The Best Way To Stay Married
The title to writer Ada Calhoun’s recent Modern Love article, The Wedding Toast I’ll Never Give, makes you think it’s about some dead fiancé or a jilted bride. But it’s not that morbid. In fact, if you are married or plan to get married, it’s the one wedding toast you will want to read and remember. While I’m not married, the advice in this well-written “toast” has stuck with me, and struck a chord with lots of other readers too. That’s because it reminds any of us who still believe that good relationships shouldn’t have their moments of doubt and remorse, that it’s totally normal that they do.
Calhoun’s mother’s advice is spot on. She says, “The way to stay married is not to get divorced.”
It seems so simple, and in a way, it can be.
In marriages that last, you get through it. You stick it out. Because even relationships without utterly trying times have bad moments.
And still, sometimes we choose not to get through it. That’s okay too. You shouldn’t stay with an abusive partner, or in a situation that doesn’t allow you room to be happy, or to grow and change. If you have major trust issues, you deserve someone you can trust and you always have the right to leave. That’s not the point.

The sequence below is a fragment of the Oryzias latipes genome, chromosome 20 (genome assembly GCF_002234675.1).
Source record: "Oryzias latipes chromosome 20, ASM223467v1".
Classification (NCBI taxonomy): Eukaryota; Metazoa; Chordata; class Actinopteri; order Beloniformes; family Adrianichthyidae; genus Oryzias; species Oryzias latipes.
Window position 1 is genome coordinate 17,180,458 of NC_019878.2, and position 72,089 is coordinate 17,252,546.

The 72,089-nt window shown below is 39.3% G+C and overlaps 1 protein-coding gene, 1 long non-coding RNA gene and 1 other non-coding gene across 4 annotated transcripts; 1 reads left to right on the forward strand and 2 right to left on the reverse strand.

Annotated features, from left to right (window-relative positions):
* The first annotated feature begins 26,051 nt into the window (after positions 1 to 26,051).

The point is marriage, or any committed partnership, is work. No matter how easy it feels or how much in love you are, one day or another and another, you are going to have to work to stay in love, or to feel love at all. And if you don’t do the work, you will find yourself not happy enough to want to stay married. Staying married may mean sucking up an opinion, or laughing at a situation that doesn’t seem funny at the time, or pretending to love your partner madly even on the days you don’t. But whatever you choose, if you choose to stay married, you will have to work at not getting divorced.
How do you stay married?